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CULTURE DIGEST: Teen birth rate rises 1st time in 14 years; a family friendly ‘Netflix’?

NASHVILLE, Tenn. (BP)–The birth rate among teenagers in the United States rose in 2006 for the first time since 1991 along with the number of births to unmarried women, according to preliminary data released by the Centers for Disease Control and Prevention.

The rise comes in a culture where Jamie Lynn Spears, the star of a hit Nickelodeon children’s show, is expecting a baby at age 16, popular clothing stores like Abercrombie & Fitch are promoting shirts with messages like “Make Love, Not Babies,” and “Awkward Mornings Beat Boring Nights,” and funding for abstinence education in public schools is under fire.

CDC figures indicate the birth rate for girls aged 15-19 rose 3 percent, from 40.5 live births per 1,000 females aged 15-19 in 2005 to 41.9 births per 1,000 in 2006. The CDC said this follows a 14-year downward trend in which the teen birth rate fell by 34 percent from its all-time peak of 61.8 births per 1,000 in 1991.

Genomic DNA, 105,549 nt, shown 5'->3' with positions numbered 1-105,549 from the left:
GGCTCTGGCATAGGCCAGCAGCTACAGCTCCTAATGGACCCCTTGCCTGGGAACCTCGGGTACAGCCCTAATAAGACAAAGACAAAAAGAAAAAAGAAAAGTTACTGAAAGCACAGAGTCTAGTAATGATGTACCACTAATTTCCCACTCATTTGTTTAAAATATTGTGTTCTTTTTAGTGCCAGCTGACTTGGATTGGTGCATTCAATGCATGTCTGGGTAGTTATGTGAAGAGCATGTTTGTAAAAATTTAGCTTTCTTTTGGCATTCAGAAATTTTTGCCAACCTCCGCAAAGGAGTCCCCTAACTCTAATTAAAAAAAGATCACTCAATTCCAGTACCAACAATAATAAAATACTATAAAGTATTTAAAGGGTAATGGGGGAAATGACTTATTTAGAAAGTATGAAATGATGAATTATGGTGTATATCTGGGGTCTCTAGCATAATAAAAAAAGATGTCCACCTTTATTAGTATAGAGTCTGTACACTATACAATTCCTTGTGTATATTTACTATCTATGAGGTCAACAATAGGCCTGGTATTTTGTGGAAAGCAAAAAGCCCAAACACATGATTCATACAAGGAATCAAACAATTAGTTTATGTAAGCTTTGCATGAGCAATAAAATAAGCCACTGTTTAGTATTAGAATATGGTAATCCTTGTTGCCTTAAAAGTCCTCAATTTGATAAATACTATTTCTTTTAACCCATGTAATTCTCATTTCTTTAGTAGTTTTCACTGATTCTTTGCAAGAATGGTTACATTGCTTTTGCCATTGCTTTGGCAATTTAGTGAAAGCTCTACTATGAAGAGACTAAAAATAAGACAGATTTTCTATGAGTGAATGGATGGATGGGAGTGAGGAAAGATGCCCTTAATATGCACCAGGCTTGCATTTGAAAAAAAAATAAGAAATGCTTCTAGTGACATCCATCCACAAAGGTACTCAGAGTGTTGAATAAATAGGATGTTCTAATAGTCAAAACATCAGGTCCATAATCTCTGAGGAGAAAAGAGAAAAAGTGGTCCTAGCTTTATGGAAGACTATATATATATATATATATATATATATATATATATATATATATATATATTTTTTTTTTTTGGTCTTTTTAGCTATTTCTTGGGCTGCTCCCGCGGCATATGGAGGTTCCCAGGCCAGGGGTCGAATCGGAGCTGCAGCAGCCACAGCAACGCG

“It’s way too early to know if this is the start of a new trend,” Stephanie Ventura, head of the Reproductive Statistics Branch at the CDC, said in a news release in December. “But given the long-term progress we’ve witnessed, this change is notable.”

Unmarried childbearing reached a record high in 2006, the statistics show, with the total number of births to unmarried women rising nearly 8 percent to more than 1.6 million.

“This represents a 20 percent increase from 2002, when the recent upswing in non-marital births began,” the CDC said. “The biggest jump was among unmarried women aged 25-29, among whom there was a 10 percent increase between 2005 and 2006.”

Hollywood actresses like Halle Berry and Angelina Jolie appear to have no qualms about bearing children out of wedlock, and they’re praised as glamorous, trend-setting stars in the modern culture.

Tony Perkins, president of the Family Research Council, said those who want their children to buck the cultural trends and comprehend the sacredness of sex and childbearing should be careful to emphasize the goal of abstinence.